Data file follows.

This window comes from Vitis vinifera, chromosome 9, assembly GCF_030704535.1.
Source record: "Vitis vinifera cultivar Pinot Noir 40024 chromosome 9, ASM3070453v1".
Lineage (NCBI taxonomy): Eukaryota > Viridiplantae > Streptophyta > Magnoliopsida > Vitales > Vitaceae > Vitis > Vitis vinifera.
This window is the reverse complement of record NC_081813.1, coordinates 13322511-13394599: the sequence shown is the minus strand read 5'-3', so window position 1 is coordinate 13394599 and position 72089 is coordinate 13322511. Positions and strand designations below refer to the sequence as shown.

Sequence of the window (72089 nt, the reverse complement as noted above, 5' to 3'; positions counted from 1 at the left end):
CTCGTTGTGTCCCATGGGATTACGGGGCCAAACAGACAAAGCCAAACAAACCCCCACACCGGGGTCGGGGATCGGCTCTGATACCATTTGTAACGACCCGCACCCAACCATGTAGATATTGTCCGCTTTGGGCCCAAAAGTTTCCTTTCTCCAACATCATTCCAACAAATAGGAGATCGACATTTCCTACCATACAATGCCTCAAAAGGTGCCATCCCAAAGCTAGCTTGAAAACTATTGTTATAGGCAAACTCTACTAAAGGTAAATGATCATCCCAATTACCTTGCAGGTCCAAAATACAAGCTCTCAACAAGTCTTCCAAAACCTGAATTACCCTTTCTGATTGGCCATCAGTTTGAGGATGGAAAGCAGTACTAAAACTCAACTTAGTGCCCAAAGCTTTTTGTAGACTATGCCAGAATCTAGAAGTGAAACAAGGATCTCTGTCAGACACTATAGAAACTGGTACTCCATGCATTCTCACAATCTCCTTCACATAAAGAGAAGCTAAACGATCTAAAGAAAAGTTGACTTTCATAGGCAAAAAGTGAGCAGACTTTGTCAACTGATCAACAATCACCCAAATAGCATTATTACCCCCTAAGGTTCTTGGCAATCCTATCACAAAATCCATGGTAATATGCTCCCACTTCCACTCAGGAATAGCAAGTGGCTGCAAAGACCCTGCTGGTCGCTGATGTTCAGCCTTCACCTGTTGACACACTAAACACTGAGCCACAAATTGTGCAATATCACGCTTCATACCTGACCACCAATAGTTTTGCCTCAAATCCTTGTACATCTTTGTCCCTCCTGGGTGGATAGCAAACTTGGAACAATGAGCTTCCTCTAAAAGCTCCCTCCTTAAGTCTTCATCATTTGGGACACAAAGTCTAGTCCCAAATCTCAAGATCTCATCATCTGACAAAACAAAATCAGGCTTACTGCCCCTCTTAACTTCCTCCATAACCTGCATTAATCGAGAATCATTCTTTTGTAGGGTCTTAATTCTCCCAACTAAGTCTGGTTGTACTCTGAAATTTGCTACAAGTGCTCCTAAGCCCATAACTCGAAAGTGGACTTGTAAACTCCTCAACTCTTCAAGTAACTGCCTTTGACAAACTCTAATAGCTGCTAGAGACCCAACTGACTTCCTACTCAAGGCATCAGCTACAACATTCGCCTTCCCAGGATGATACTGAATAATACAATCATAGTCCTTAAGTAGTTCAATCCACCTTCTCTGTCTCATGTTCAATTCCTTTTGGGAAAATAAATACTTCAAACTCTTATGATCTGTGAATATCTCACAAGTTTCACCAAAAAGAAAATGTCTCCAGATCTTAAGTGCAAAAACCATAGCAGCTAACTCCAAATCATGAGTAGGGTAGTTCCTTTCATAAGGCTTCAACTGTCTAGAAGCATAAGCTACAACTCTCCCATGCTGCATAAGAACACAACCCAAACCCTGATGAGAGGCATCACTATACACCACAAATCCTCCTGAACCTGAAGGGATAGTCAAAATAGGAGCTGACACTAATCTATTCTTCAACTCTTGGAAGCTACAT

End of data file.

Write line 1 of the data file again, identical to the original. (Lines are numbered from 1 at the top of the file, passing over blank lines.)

This window comes from Vitis vinifera, chromosome 9, assembly GCF_030704535.1.